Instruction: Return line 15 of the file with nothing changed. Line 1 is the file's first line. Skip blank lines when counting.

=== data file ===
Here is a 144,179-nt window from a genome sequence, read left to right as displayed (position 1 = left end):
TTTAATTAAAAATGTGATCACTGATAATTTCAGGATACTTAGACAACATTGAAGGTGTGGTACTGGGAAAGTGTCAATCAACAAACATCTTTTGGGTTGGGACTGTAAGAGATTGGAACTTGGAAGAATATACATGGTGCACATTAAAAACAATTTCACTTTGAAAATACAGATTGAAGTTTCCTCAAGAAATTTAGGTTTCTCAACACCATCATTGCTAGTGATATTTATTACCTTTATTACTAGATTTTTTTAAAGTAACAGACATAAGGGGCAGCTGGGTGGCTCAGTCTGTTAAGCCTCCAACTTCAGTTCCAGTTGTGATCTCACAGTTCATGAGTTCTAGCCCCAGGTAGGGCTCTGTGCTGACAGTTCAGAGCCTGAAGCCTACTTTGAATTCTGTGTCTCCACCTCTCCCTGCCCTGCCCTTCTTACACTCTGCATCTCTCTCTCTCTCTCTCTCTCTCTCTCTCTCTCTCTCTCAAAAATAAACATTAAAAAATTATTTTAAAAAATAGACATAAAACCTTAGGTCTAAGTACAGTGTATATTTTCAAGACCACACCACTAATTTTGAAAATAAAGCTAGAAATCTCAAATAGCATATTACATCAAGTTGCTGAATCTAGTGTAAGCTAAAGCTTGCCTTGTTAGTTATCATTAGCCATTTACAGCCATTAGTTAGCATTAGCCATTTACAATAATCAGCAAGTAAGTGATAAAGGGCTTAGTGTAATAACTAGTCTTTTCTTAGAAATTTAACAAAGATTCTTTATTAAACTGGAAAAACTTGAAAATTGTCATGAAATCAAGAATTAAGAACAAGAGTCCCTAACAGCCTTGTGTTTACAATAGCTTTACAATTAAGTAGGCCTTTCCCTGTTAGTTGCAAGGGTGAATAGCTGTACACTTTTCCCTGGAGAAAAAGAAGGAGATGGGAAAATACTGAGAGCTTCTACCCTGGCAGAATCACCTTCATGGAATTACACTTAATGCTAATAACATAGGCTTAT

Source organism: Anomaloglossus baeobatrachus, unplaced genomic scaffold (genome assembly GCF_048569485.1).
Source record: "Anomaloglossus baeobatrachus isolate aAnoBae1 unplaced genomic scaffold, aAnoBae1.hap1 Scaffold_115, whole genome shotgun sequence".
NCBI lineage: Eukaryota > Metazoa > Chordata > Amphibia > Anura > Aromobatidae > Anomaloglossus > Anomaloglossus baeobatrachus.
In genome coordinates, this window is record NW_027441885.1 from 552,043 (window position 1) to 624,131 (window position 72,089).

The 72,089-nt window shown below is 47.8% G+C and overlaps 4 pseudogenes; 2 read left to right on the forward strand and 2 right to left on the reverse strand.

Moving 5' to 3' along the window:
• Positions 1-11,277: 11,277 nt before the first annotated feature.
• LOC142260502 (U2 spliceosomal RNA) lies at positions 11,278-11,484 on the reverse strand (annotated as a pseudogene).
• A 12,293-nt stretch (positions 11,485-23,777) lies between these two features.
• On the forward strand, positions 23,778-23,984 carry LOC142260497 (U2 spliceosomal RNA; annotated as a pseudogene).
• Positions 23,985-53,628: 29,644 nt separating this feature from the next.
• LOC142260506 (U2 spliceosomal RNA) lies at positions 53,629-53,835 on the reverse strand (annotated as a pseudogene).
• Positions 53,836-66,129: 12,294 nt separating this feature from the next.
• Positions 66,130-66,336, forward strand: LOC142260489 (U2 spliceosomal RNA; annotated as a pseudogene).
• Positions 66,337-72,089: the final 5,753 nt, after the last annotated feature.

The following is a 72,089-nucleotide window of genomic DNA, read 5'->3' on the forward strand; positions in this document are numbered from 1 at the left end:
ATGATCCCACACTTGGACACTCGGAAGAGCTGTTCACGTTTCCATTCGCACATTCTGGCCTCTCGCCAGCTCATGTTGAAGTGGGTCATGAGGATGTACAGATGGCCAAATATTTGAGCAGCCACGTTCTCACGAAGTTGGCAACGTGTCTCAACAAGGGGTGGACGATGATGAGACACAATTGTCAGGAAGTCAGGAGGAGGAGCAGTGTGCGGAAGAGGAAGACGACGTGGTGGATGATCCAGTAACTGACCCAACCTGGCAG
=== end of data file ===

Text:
• Positions 53,836-66,129: 12,294 nt separating this feature from the next.